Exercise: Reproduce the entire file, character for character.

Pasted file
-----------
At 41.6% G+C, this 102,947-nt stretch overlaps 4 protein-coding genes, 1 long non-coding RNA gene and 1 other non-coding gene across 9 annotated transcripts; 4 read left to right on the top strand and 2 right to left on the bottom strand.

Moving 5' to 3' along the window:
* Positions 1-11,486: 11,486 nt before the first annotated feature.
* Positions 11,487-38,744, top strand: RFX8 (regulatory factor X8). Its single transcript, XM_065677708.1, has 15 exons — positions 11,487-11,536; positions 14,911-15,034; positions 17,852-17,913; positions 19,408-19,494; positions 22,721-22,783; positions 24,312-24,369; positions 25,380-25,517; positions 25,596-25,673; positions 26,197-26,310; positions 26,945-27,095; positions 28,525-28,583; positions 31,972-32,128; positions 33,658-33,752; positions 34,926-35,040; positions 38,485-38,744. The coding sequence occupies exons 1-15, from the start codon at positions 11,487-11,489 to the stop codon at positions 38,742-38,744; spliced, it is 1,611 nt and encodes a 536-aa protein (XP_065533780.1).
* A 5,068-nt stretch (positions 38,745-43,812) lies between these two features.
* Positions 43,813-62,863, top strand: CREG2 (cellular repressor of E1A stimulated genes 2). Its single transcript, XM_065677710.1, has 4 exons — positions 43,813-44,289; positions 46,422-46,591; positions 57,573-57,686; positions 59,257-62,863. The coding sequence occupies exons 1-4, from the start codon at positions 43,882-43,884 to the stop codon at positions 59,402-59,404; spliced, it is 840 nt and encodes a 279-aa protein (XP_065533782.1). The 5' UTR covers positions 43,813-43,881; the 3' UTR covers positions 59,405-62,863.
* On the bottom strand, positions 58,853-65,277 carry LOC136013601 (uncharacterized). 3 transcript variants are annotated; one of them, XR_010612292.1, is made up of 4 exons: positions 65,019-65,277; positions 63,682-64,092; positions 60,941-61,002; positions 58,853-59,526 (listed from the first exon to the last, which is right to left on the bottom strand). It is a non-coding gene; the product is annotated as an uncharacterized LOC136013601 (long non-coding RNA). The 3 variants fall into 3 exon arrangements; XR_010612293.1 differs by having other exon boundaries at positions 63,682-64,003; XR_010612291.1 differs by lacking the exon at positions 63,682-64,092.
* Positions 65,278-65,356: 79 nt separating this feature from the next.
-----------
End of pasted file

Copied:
At 41.6% G+C, this 102,947-nt stretch overlaps 4 protein-coding genes, 1 long non-coding RNA gene and 1 other non-coding gene across 9 annotated transcripts; 4 read left to right on the top strand and 2 right to left on the bottom strand.

Moving 5' to 3' along the window:
* Positions 1-11,486: 11,486 nt before the first annotated feature.
* Positions 11,487-38,744, top strand: RFX8 (regulatory factor X8). Its single transcript, XM_065677708.1, has 15 exons — positions 11,487-11,536; positions 14,911-15,034; positions 17,852-17,913; positions 19,408-19,494; positions 22,721-22,783; positions 24,312-24,369; positions 25,380-25,517; positions 25,596-25,673; positions 26,197-26,310; positions 26,945-27,095; positions 28,525-28,583; positions 31,972-32,128; positions 33,658-33,752; positions 34,926-35,040; positions 38,485-38,744. The coding sequence occupies exons 1-15, from the start codon at positions 11,487-11,489 to the stop codon at positions 38,742-38,744; spliced, it is 1,611 nt and encodes a 536-aa protein (XP_065533780.1).
* A 5,068-nt stretch (positions 38,745-43,812) lies between these two features.
* Positions 43,813-62,863, top strand: CREG2 (cellular repressor of E1A stimulated genes 2). Its single transcript, XM_065677710.1, has 4 exons — positions 43,813-44,289; positions 46,422-46,591; positions 57,573-57,686; positions 59,257-62,863. The coding sequence occupies exons 1-4, from the start codon at positions 43,882-43,884 to the stop codon at positions 59,402-59,404; spliced, it is 840 nt and encodes a 279-aa protein (XP_065533782.1). The 5' UTR covers positions 43,813-43,881; the 3' UTR covers positions 59,405-62,863.
* On the bottom strand, positions 58,853-65,277 carry LOC136013601 (uncharacterized). 3 transcript variants are annotated; one of them, XR_010612292.1, is made up of 4 exons: positions 65,019-65,277; positions 63,682-64,092; positions 60,941-61,002; positions 58,853-59,526 (listed from the first exon to the last, which is right to left on the bottom strand). It is a non-coding gene; the product is annotated as an uncharacterized LOC136013601 (long non-coding RNA). The 3 variants fall into 3 exon arrangements; XR_010612293.1 differs by having other exon boundaries at positions 63,682-64,003; XR_010612291.1 differs by lacking the exon at positions 63,682-64,092.
* Positions 65,278-65,356: 79 nt separating this feature from the next.